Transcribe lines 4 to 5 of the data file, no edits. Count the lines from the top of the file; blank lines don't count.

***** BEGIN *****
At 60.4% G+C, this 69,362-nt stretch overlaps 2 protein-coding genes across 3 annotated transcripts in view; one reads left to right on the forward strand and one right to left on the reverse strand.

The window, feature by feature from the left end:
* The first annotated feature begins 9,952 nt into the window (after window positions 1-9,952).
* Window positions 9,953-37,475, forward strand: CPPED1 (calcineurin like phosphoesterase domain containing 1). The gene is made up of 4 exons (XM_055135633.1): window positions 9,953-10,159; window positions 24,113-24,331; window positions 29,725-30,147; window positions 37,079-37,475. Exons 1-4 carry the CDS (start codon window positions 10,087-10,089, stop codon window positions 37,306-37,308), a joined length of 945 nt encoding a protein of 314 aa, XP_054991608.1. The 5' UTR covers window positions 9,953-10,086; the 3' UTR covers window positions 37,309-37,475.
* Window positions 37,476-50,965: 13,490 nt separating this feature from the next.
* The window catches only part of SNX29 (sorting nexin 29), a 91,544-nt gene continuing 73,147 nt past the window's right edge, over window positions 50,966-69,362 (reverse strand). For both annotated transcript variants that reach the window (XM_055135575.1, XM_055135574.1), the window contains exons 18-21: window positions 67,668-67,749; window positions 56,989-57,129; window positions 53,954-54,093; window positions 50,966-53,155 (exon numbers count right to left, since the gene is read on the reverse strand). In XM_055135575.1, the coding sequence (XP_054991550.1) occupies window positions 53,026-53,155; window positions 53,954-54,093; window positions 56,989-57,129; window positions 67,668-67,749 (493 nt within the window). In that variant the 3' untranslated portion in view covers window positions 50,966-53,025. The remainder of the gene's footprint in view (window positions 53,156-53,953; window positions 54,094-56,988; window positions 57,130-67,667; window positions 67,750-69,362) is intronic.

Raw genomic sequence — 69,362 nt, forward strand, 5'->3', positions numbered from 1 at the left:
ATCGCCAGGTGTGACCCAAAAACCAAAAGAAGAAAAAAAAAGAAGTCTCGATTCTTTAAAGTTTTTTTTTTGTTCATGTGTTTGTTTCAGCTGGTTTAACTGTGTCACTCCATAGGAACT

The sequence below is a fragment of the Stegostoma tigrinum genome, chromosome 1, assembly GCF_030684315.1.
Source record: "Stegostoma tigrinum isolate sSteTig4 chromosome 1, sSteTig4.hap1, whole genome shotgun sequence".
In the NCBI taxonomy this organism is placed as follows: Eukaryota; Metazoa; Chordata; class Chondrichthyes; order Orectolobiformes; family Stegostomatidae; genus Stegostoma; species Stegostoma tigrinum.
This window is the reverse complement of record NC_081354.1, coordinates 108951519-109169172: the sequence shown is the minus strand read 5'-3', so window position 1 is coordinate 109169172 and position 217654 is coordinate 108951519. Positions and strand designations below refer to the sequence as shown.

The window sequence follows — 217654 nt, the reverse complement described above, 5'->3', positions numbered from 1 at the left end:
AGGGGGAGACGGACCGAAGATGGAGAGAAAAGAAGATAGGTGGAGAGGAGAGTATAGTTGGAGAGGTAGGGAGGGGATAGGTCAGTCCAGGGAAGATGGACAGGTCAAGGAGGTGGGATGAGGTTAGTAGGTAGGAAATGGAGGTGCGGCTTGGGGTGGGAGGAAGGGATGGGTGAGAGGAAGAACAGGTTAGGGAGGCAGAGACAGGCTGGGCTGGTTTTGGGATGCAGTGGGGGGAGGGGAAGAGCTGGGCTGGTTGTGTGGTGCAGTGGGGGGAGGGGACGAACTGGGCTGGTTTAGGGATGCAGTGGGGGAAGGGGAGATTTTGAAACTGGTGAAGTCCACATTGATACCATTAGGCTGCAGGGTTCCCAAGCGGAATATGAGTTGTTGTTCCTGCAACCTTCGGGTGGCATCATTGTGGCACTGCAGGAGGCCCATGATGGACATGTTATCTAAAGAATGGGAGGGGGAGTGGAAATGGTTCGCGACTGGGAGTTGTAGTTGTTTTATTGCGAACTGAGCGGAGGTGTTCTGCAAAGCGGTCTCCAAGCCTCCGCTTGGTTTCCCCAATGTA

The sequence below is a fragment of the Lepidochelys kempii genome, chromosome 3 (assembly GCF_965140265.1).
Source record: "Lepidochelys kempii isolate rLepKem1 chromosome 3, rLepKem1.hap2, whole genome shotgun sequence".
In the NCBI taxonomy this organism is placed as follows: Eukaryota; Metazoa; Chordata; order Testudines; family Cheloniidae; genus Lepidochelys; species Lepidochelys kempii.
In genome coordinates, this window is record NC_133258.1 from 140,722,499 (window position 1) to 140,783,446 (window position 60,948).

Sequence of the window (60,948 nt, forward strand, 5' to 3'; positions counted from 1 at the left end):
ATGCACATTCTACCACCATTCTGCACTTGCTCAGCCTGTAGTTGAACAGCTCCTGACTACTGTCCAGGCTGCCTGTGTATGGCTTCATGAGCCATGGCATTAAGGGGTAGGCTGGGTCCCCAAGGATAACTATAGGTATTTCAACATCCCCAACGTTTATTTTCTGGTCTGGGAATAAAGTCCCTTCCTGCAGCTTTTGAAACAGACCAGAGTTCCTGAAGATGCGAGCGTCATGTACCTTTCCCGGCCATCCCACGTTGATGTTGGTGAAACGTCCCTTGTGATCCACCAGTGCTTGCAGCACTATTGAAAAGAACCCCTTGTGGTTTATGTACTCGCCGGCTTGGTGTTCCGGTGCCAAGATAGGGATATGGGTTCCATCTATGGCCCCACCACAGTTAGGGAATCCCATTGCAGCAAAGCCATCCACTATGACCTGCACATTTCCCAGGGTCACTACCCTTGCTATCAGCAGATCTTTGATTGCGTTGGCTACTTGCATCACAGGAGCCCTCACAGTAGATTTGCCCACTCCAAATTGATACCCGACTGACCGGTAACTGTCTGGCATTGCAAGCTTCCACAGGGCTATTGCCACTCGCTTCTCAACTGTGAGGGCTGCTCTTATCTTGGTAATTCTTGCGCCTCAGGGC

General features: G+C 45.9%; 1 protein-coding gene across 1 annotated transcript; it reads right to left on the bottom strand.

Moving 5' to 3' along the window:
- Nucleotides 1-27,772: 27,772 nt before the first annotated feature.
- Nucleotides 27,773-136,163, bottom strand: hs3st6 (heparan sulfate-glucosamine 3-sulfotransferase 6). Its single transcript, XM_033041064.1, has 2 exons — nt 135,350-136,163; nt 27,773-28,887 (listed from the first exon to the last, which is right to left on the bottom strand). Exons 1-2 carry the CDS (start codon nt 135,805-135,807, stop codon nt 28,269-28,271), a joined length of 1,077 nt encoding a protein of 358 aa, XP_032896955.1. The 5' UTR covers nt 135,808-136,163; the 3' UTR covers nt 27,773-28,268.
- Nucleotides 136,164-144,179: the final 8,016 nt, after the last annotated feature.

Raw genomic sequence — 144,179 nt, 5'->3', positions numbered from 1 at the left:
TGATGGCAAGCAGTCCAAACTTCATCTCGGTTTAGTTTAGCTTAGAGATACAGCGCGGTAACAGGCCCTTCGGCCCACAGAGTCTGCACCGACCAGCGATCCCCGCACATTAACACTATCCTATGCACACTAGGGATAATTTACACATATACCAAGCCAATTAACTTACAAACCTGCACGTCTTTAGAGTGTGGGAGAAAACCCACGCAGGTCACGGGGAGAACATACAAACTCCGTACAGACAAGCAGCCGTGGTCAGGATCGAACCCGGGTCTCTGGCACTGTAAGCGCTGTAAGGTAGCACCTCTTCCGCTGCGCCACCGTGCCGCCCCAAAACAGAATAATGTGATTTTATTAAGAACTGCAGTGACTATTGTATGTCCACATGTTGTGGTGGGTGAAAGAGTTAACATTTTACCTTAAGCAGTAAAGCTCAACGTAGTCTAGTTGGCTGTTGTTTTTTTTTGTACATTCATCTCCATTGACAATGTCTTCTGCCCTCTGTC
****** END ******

* Window positions 9,953-37,475, forward strand: CPPED1 (calcineurin like phosphoesterase domain containing 1). The gene is made up of 4 exons (XM_055135633.1): window positions 9,953-10,159; window positions 24,113-24,331; window positions 29,725-30,147; window positions 37,079-37,475. Exons 1-4 carry the CDS (start codon window positions 10,087-10,089, stop codon window positions 37,306-37,308), a joined length of 945 nt encoding a protein of 314 aa, XP_054991608.1. The 5' UTR covers window positions 9,953-10,086; the 3' UTR covers window positions 37,309-37,475.
* Window positions 37,476-50,965: 13,490 nt separating this feature from the next.